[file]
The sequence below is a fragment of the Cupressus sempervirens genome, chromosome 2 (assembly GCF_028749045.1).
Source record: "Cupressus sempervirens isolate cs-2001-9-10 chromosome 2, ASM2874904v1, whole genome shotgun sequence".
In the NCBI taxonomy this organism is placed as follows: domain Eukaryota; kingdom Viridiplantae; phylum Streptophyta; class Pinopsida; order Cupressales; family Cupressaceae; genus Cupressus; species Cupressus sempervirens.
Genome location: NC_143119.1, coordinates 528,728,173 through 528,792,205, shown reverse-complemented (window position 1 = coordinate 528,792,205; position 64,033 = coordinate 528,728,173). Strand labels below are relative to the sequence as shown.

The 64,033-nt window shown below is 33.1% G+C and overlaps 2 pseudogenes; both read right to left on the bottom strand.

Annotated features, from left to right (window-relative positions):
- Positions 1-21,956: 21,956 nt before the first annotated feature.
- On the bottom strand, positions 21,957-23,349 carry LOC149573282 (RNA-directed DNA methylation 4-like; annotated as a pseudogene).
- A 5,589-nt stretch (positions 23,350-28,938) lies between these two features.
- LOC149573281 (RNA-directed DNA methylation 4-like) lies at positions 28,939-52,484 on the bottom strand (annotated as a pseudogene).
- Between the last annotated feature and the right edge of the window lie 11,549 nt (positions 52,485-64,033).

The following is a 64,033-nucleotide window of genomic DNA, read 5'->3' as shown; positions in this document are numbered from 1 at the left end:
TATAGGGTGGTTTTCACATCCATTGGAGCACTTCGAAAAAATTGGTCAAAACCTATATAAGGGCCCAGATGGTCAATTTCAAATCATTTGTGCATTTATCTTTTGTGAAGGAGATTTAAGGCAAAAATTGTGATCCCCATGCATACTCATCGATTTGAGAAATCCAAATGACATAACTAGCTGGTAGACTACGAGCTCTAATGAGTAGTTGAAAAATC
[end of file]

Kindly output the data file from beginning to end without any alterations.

The sequence below is a fragment of the Cupressus sempervirens genome, chromosome 2 (assembly GCF_028749045.1).
Source record: "Cupressus sempervirens isolate cs-2001-9-10 chromosome 2, ASM2874904v1, whole genome shotgun sequence".
In the NCBI taxonomy this organism is placed as follows: domain Eukaryota; kingdom Viridiplantae; phylum Streptophyta; class Pinopsida; order Cupressales; family Cupressaceae; genus Cupressus; species Cupressus sempervirens.
Genome location: NC_143119.1, coordinates 528,728,173 through 528,792,205, shown reverse-complemented (window position 1 = coordinate 528,792,205; position 64,033 = coordinate 528,728,173). Strand labels below are relative to the sequence as shown.

The 64,033-nt window shown below is 33.1% G+C and overlaps 2 pseudogenes; both read right to left on the bottom strand.

Annotated features, from left to right (window-relative positions):
- Positions 1-21,956: 21,956 nt before the first annotated feature.
- On the bottom strand, positions 21,957-23,349 carry LOC149573282 (RNA-directed DNA methylation 4-like; annotated as a pseudogene).
- A 5,589-nt stretch (positions 23,350-28,938) lies between these two features.
- LOC149573281 (RNA-directed DNA methylation 4-like) lies at positions 28,939-52,484 on the bottom strand (annotated as a pseudogene).
- Between the last annotated feature and the right edge of the window lie 11,549 nt (positions 52,485-64,033).

The following is a 64,033-nucleotide window of genomic DNA, read 5'->3' as shown; positions in this document are numbered from 1 at the left end:
TATAGGGTGGTTTTCACATCCATTGGAGCACTTCGAAAAAATTGGTCAAAACCTATATAAGGGCCCAGATGGTCAATTTCAAATCATTTGTGCATTTATCTTTTGTGAAGGAGATTTAAGGCAAAAATTGTGATCCCCATGCATACTCATCGATTTGAGAAATCCAAATGACATAACTAGCTGGTAGACTACGAGCTCTAATGAGTAGTTGAAAAATC